Although the impedance 1 and 10 will usually be resistances, if it is desired to divide a constant voltage, these impedances may be constituted by a tapped choke or a tapped condenser or other reactance when it is required to privide an alternating voltage. When tapped chokes are used, it is desirable to include resistances between the tappings points on the choke and the brushes 13, 14, 15 so as to avoid short-circuiting turns of the choke when any of these brushes bridge adjacent contacts 11. If desired, a condenser may be connected across the choke so as to increase the impedance which is connected in parallel with the adjacent elements 2 of the impedance 1. Alternatively, the number of contacts 11 may be increased so as to occupy a complete circle, a tapping on the impedance 10 being connected to each contact 11 as before, and the slip rings 6, 7, 8 permanently connected to three equidistant tapping points on the impedance 10 the brushes 13, 14, 15 being removed. If now the output is taken from a brush moving over the contacts 11, the voltage obtained from such a brush will be similar to that obtained from the terminal 20 in the arrangement described above. This alternative arrangement, although reducing the number of brushes required has, however, the disadvantage that it tends to place a larger load across the impedance 1, so that the impedance 10 has to be of a relatively high value if the law of the impedance 1 is to be substantially unaffected by the shunting effect of the impedance 10.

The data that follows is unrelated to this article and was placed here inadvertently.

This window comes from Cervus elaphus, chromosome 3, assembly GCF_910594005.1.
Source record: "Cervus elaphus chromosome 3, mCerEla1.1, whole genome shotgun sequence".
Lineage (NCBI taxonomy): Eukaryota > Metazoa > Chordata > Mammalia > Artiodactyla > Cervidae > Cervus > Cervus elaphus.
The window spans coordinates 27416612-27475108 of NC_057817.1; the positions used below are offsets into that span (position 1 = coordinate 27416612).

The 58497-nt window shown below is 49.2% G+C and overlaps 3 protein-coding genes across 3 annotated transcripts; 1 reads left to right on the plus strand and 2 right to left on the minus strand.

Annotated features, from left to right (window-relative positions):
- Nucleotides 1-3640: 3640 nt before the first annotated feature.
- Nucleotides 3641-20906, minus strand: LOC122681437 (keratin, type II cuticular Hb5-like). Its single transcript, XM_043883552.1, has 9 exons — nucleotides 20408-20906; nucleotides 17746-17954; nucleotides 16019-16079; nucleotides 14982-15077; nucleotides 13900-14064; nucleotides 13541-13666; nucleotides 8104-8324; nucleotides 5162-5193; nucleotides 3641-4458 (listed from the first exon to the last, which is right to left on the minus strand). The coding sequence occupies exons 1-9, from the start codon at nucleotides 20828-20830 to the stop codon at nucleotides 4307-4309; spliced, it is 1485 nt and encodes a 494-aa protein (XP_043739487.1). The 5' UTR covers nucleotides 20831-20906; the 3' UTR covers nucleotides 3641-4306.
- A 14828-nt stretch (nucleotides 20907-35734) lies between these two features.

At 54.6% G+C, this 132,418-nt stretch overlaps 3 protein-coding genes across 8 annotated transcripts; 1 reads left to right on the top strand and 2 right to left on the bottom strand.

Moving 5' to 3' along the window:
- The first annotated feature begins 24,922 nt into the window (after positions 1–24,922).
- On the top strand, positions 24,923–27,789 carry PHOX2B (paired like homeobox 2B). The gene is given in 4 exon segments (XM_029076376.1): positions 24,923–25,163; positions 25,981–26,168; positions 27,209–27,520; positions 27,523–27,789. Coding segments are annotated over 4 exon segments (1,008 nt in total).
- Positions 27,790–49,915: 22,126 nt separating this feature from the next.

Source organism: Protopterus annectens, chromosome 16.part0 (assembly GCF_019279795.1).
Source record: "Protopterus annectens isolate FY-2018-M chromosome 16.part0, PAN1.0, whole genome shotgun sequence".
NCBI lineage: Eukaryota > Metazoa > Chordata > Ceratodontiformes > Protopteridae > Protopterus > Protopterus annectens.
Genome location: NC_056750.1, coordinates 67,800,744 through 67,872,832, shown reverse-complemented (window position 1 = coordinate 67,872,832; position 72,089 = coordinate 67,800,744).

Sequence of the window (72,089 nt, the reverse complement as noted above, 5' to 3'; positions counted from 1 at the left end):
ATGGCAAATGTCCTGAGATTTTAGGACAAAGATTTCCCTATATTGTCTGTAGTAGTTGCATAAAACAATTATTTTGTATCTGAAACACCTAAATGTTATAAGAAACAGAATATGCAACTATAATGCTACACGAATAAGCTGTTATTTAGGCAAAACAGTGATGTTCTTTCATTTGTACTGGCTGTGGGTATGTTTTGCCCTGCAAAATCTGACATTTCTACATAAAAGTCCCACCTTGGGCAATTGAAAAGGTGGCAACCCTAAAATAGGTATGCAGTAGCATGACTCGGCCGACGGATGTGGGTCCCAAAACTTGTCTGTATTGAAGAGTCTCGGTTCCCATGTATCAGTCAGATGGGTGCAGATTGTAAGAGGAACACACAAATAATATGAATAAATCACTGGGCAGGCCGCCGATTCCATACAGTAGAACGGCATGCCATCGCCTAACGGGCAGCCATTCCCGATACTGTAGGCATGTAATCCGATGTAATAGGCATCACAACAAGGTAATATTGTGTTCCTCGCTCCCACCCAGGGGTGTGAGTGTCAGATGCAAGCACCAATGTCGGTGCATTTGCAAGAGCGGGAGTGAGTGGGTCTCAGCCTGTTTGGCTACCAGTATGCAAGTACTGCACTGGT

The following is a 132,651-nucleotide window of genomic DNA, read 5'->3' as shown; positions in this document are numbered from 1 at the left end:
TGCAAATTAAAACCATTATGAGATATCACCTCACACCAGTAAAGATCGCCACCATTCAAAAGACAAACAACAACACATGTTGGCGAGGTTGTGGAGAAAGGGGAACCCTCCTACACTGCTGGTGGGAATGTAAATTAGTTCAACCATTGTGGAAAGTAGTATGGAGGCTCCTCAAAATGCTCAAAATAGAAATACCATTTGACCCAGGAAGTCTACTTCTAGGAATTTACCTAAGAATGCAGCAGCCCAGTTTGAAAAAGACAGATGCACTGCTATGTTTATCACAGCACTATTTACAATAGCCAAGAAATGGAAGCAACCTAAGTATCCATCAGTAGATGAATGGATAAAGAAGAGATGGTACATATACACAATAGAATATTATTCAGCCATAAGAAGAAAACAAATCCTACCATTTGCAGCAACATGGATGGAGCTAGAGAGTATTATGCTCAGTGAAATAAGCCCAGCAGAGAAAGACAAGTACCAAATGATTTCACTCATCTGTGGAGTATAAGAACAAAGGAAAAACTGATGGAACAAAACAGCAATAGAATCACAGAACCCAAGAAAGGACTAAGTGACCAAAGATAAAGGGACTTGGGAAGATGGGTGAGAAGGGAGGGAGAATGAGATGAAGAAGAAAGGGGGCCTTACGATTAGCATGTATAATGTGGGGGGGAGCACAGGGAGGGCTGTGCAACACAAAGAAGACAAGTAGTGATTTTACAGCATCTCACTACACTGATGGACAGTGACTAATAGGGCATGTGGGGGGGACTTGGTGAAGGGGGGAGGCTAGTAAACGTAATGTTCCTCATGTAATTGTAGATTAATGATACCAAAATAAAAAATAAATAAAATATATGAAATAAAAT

If the impedance 1 is tapped so that the ratio of potential on any two consecutive contacts 2 is the same for all pairs of contacts, the apparatus may be further simplified as will now be described with reference to Figure 2 of the drawings.